Teen suicide is not a new phenomenon and has received its share of media coverage.. Last year’s EWA winner in this category was Hanna Rosin’s “The Silicon Valley Suicides” for The Atlantic. But Max Kutner of Newsweek thought there was more to the story of how contagious such teen deaths can be. He set his story in the Colorado Springs area, where the problem has gotten so out of control that one medical examiner told him it seemed like he’d come to work and it would be “another day, another kid.”
The resulting work, “Teen Suicide is Contagious, and the Problem May Be Worse Than We Thought,” was recognized as an EWA Awards finalist for best feature writing in the magazine/weekly category.
Kutner said that talking to parents is the most difficult part of reporting a story on teen suicide.
“How do you do it in a way your editor and you want and that involves asking gruesome questions – things you wouldn’t ask a mother generally?” Kutner said.
There was no clear answer other than to let parents talk. Never interrupt a grieving parent, Kutner advised. Also, be respectful of and genuinely interested in the child who had been lost.
He also worried that his reporting would contribute to the problem of teen suicide rather than deter it. Kutner sought to emphasize how devastating the losses were to family and friends in hopes that it would discourage teens from taking their own lives. He also read the guidelines for reporting on suicide provided by national experts and tried to follow them, sometimes even arguing with his editor about what was appropriate.
For example, experts prefer the phrase “died by suicide” to remove the blame implied in “committed suicide.” Kutner’s editor was initially resistant to this construction, but agreed to use it in the story.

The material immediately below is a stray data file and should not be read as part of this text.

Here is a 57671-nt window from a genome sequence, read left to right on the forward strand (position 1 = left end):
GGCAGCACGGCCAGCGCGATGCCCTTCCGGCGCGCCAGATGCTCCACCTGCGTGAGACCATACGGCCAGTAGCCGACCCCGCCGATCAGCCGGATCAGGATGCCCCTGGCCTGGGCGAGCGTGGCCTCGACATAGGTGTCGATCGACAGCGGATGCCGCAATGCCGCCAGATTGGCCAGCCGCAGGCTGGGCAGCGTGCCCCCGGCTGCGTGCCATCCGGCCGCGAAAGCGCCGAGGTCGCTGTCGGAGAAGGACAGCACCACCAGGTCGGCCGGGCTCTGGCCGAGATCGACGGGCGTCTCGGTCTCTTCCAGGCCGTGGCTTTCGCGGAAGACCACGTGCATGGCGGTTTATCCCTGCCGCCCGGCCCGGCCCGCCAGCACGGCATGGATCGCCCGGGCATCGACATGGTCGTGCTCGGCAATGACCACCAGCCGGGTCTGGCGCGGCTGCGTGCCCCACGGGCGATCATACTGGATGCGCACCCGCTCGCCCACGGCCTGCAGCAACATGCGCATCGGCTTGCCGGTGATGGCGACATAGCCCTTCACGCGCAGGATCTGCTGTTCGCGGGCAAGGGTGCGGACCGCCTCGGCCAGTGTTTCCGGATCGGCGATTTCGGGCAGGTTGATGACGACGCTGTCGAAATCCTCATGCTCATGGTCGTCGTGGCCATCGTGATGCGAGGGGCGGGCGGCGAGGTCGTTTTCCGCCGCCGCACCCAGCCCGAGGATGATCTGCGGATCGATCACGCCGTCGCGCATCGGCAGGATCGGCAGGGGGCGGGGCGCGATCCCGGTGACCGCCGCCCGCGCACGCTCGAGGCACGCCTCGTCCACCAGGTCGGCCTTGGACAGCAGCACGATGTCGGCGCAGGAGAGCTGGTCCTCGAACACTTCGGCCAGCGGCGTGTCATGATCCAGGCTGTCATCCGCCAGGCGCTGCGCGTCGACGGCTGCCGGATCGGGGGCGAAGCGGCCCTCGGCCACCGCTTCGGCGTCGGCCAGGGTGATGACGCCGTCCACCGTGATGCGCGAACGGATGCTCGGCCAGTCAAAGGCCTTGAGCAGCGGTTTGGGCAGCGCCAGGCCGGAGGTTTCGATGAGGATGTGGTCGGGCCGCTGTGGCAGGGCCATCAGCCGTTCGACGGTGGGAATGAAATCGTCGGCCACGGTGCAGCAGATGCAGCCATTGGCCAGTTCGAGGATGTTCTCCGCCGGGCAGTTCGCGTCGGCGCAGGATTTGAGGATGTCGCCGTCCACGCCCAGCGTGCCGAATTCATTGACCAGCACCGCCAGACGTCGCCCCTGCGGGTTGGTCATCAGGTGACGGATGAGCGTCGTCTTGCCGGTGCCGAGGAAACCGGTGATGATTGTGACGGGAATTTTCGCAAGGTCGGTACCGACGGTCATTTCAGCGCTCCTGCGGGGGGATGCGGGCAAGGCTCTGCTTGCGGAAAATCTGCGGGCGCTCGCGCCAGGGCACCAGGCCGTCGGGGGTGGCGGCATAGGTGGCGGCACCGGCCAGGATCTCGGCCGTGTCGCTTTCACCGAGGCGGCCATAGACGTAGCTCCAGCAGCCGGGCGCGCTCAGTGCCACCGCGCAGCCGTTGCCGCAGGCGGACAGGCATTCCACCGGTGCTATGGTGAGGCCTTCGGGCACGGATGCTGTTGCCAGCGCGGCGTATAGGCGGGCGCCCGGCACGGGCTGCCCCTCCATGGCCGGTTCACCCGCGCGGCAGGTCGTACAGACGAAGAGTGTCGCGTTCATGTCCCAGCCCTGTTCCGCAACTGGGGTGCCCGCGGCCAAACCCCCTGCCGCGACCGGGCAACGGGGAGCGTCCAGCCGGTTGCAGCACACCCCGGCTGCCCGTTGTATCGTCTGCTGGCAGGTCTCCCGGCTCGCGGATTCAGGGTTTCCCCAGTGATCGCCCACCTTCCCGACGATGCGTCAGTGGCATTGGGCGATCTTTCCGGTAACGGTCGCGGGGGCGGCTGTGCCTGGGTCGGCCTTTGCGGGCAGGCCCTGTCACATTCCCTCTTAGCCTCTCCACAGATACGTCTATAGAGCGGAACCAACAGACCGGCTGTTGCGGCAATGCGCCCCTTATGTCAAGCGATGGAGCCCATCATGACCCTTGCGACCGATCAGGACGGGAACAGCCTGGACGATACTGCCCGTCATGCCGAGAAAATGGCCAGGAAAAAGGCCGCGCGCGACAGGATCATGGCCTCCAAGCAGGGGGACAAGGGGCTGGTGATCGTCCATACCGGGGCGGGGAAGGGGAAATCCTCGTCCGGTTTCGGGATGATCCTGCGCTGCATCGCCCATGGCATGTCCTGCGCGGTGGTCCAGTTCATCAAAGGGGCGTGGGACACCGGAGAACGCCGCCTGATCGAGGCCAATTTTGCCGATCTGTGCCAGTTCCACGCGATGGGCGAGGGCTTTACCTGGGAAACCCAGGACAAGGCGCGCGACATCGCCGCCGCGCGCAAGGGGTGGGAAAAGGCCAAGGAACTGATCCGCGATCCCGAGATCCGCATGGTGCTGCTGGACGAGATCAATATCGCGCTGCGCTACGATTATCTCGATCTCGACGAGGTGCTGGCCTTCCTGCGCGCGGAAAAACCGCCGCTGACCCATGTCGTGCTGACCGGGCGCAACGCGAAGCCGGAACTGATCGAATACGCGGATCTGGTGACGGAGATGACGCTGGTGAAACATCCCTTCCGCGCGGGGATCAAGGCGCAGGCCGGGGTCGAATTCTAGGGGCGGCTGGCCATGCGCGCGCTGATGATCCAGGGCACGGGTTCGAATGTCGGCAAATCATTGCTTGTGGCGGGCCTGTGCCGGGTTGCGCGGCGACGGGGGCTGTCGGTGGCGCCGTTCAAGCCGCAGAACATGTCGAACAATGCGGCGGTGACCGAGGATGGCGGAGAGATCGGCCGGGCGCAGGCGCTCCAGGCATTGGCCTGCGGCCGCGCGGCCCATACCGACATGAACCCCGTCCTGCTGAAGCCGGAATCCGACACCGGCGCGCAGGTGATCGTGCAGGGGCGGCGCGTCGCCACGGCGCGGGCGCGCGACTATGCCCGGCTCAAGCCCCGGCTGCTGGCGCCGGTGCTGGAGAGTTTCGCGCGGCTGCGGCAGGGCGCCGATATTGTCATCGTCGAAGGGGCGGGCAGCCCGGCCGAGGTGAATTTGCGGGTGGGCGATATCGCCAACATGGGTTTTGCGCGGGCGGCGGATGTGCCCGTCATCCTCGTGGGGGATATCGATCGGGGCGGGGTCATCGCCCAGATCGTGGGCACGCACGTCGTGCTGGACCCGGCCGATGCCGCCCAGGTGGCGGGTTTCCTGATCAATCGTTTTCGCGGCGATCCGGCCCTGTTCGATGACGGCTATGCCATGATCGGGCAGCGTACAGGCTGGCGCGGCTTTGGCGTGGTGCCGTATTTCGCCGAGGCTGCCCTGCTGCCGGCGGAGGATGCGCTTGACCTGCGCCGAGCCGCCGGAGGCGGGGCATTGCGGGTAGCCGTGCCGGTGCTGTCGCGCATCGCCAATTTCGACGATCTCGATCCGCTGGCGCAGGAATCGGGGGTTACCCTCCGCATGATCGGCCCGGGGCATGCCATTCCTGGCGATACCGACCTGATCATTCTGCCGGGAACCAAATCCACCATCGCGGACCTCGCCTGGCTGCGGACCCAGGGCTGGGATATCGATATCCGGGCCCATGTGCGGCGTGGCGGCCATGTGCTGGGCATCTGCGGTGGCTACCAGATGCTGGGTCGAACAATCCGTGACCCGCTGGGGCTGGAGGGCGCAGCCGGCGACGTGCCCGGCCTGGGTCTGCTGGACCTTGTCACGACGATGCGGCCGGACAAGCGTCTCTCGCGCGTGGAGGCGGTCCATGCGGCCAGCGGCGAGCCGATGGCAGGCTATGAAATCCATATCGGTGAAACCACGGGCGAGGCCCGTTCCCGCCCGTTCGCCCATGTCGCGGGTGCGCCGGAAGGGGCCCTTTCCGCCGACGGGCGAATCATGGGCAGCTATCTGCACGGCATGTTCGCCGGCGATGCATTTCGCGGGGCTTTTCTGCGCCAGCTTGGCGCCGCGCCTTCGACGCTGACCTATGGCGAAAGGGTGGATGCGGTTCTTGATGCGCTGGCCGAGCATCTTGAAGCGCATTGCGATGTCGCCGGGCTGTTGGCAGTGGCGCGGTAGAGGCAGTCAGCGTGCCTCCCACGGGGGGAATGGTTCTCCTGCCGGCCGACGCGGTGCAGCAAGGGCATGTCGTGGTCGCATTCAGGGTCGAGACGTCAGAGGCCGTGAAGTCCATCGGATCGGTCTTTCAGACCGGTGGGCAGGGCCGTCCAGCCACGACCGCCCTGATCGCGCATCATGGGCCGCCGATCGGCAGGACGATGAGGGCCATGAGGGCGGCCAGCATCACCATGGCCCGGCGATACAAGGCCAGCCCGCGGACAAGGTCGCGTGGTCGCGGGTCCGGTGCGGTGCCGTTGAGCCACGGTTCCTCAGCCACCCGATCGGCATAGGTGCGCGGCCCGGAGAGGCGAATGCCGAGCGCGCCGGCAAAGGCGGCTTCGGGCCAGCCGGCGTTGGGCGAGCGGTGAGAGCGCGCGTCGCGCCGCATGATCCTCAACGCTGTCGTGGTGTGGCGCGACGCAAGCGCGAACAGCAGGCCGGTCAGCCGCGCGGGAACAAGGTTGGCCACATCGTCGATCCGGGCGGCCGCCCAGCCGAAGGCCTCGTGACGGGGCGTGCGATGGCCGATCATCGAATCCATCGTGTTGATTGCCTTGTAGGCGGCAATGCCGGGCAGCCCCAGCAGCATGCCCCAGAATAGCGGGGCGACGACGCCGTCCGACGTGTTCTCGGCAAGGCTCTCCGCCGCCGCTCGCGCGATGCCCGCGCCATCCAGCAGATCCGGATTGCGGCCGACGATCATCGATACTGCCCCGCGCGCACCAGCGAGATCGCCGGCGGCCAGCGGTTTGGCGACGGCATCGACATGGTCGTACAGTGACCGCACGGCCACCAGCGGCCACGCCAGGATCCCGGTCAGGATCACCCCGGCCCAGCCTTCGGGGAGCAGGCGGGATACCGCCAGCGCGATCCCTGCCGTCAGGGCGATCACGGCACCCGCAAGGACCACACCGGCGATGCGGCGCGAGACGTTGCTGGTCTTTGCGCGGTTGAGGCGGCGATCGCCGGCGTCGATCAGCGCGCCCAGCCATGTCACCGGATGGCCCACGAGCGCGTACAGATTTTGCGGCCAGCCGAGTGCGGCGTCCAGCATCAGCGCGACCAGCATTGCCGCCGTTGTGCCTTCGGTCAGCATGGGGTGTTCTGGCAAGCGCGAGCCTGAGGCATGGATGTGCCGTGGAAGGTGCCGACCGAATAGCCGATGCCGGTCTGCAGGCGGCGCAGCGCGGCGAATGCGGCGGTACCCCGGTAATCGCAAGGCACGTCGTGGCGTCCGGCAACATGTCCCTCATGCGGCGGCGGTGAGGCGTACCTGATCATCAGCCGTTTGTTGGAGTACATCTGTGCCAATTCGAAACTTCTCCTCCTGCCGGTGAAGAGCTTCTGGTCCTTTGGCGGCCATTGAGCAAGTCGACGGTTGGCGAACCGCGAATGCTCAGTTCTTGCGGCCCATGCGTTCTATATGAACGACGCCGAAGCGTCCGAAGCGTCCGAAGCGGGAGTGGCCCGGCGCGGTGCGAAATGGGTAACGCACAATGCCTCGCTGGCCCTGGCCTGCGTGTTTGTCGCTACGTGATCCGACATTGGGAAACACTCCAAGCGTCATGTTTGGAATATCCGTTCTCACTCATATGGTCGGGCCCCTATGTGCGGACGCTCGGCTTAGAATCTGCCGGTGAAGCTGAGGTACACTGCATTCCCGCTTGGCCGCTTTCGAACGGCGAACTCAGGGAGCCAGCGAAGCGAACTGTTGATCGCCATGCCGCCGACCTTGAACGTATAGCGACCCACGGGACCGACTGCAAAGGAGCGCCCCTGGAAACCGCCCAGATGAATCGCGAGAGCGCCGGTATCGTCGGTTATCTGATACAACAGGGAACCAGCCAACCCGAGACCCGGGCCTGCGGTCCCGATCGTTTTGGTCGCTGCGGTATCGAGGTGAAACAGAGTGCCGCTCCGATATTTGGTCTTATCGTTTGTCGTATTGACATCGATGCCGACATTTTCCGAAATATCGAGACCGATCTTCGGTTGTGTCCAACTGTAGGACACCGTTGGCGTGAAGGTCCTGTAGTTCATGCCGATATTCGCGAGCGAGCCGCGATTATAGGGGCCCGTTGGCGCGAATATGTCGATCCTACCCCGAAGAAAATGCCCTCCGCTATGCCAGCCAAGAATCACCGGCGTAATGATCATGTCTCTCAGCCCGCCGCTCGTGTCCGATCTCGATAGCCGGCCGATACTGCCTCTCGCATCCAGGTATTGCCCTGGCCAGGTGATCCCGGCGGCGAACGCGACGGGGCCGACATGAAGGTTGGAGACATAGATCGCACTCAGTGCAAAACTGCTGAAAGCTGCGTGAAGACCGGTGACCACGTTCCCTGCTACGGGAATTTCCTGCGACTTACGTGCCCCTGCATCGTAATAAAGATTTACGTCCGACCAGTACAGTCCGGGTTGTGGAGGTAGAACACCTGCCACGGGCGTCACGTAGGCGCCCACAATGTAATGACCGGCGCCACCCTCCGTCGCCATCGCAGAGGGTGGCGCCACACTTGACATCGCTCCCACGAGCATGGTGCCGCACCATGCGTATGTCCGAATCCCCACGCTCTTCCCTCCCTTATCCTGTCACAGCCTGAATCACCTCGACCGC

In addition, Kutner said he looked for a local prevention group and provided their hotline number to readers. (Reporters should also consider publishing the number for the National Suicide Prevention Lifeline: 1-800-273-8255.)
Kutner’s Big Tip: When reporting on a sensitive subject like suicide, “you have to convince [parents] why you’re the one to report the story,” Kutner said. He brings copies of Newsweek with him and shows them his past stories. Also, he said, “be especially careful not to step on the ends of answers of grieving families.”
Students Flee Central American Violence for U.S. School
As reporters for KALW Public Radio in San Francisco, Kingsley-Ma and Veale learned that Castlemont High School in Oakland – a campus with a mostly black and Hispanic population in one of the most violent areas of the city — had seen a steady influx of new students in recent years from Central America. But these weren’t just newcomers to the U.S. They were often unaccompanied minors fleeing gang violence and extreme poverty in their Central American hometowns.
In their radio story – a finalist for an EWA Award — rather than focusing solely on the teens who had made the risky trek into the U.S., Kingsley-Ma and Veale provided a broader context. How was the existing student population at Castlemont adjusting to the new arrivals?
Some were unmoved by the violence their new classmates were fleeing, according to the reporters, who played a clip of one student pointing out that she and most of her classmates had also lost friends or loved ones to gunfire in their neighborhoods. “People die every day here,” she said in a clip the reporters played. This student was fine with the new students attending Castlemont, but didn’t think they deserved any special treatment.
Others felt compelled to be especially welcoming, like one student featured in the series who started an anti-bullying campaign to protect the new students and who felt the campaign had pulled the whole school together.
All told, the reporters produced a poignant portrait of a vulnerable school community working, and sometimes struggling, to integrate new members.
Kingsley-Ma and Veale’s Big Tip: Talk to everyone. Because newcomer students have tenuous legal status and their identities have to be protected, the reporters started talking to other students and it was there that they found their bigger story.